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April 17, 2017   Columns Articles | Inside UGA | Creative Teaching Awards 2017
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Trisha Branan Photo by Robert Newcomb
Magnify Cantarella, Jason-v.portrait
Jason Cantarella
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Julie Luft
Magnify Miller, Kristen-h.env
Kristen Miller
  • Branan, Trisha-v.portrait
  • Cantarella, Jason-v.portrait
  • Julie Luft headshot 2016-v
  • Miller, Kristen-h.env

Creative Teaching Awards 2017

April 17, 2017
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The Creative Teaching Awards recognize UGA faculty for excellence in developing and implementing creative teaching methods to improve student learning. These awards are presented annually on behalf of the Office of Instruction, the Center for Teaching and Learning and the Office of the Provost to faculty who have demonstrated either the use of innovative technology or pedagogy that extends learning beyond the traditional classroom, or creative implementation of subject matter that has significantly improved student learning outcomes.

Trisha Branan, Clinical and Administrative Pharmacy, College of Pharmacy

Trisha Branan, clinical assistant professor of pharmacy, transformed the Critical Care Pharmacy course PHRM 5370.

Branan worked with course co-coordinator Anthony Hawkins and instructional designer Russ Palmer to create a virtual intensive care unit patient room that allowed students to interact with various health care disciplines and patient families. She uses pre-formed dialogue, replicated vital sign monitors and access to laboratory data to mimic clinical practice.

Her innovative efforts provided a set of immersive and interactive learning tools that allowed students to think critically and communicate effectively to make clinical decisions in scenarios that are reflective of real-world critical care pharmacy problems.

Jason Cantarella, Mathematics, Franklin College of Arts and Sciences

Jason Cantarella, professor of mathematics, designed a revolutionary learning experience in the level one calculus course. With funding from the NSF, he created Robot Calculus.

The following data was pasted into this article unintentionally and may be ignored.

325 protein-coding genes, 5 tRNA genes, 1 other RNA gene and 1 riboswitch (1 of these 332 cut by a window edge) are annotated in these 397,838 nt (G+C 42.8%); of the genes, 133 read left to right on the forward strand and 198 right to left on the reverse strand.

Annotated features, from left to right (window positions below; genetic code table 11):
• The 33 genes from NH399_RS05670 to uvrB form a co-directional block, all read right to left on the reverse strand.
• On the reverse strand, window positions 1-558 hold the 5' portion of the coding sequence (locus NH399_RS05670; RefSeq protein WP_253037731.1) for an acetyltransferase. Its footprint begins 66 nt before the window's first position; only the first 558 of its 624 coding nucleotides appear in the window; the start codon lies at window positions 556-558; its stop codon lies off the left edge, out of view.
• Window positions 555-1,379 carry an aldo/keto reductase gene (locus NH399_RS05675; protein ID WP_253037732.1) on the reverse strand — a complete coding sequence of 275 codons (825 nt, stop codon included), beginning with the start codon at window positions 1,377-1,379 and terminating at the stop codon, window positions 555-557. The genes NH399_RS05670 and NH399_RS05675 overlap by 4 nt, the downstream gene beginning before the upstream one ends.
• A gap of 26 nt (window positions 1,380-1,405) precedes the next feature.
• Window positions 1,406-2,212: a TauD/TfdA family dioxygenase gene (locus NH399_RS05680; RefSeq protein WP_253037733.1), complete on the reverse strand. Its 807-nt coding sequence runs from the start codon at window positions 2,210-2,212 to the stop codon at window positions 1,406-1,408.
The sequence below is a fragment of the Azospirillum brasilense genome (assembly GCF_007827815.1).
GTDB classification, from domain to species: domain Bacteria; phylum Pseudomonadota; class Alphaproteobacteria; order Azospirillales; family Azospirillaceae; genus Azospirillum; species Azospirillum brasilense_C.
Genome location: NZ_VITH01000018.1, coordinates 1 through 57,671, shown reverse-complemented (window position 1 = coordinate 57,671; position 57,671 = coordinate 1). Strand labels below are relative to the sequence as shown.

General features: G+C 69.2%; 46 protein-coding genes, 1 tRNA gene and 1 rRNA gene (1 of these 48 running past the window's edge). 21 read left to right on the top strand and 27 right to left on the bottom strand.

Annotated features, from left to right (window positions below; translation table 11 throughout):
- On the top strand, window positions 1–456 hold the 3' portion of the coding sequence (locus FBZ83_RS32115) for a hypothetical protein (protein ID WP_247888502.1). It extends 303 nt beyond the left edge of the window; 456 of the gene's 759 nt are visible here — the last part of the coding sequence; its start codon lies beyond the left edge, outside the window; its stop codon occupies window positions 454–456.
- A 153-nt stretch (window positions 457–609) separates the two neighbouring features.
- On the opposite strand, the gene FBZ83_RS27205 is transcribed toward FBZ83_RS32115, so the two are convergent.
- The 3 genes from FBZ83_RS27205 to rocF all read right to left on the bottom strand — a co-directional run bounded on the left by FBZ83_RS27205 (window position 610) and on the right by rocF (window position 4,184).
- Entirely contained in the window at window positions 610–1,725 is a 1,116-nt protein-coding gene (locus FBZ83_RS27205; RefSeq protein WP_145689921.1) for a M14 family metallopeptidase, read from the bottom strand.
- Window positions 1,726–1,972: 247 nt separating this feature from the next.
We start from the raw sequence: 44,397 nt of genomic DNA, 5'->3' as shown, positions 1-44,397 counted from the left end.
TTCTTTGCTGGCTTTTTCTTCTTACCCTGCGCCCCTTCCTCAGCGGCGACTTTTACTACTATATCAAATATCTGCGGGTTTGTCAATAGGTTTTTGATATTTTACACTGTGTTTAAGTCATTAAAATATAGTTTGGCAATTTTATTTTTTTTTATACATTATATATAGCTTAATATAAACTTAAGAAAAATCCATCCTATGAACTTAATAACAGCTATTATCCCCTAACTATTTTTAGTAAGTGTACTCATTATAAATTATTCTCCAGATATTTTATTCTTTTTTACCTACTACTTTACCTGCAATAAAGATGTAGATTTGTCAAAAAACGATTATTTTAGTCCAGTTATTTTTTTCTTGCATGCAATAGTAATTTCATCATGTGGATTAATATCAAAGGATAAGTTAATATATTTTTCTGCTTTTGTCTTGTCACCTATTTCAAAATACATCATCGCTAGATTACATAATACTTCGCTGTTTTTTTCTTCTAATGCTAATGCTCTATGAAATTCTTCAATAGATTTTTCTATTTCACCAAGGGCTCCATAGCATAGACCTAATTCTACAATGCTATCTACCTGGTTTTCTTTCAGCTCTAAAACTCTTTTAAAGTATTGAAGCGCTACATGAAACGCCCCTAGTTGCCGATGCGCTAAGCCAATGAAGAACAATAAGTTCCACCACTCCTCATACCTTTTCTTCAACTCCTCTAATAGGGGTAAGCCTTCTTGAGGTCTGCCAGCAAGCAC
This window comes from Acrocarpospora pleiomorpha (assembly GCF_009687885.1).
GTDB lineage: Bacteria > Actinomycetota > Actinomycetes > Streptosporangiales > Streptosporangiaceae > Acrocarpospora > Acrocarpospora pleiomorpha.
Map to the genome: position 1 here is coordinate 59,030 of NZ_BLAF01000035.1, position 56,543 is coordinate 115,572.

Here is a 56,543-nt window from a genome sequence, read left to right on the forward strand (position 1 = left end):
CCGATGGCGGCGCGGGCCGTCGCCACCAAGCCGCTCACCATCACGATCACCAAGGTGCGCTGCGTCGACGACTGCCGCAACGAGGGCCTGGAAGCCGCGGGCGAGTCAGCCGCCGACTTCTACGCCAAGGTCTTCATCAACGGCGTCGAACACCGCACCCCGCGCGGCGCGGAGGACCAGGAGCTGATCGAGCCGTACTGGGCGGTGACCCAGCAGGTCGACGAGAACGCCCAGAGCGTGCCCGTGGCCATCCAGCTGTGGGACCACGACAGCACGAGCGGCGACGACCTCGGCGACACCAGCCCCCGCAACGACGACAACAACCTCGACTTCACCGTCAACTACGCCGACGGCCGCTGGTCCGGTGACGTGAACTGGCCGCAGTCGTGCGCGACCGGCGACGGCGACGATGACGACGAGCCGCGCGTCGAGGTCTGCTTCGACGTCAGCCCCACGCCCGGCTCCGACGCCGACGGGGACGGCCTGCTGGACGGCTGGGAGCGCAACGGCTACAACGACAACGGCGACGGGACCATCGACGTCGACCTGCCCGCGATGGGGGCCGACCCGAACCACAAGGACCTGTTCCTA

Through the incorporation of progressive calculus tools, his students experienced firsthand the direct impact of mathematics on robotic programming and how these concepts may be applied to other predictive reasoning. The National Science Foundation reviewed the project, citing that "students in the [robot calculus] sections were better equipped to approach and solve the applications questions."

The predicted impact of this course on STEM disciplines is substantial, particularly for engineering.

Julie Luft, Mathematics and Science Education, College of Education, and Kristen Miller, Biological Sciences, Franklin College of Arts and Sciences

Julie Luft, Athletic Association ­Professor of Mathematics and Science Education, and Kristen Miller, director of biological sciences in the Franklin College of Arts and Sciences, collaborated on a course that prepares undergraduate students to be peer learning assistants.

Although other faculty have used PLAs in the past, they created an innovative course to give advanced students the pedagogical training needed to better help other students succeed in challenging math and science classes.

The PLAs provide support and ­individualized attention to their students. In addition, their course provides a means for the PLA students to master course content, put learning into action and vital communication skills.

Their vital assistance to the class also allows the faculty more time to focus on teaching and improving student outcomes.

 

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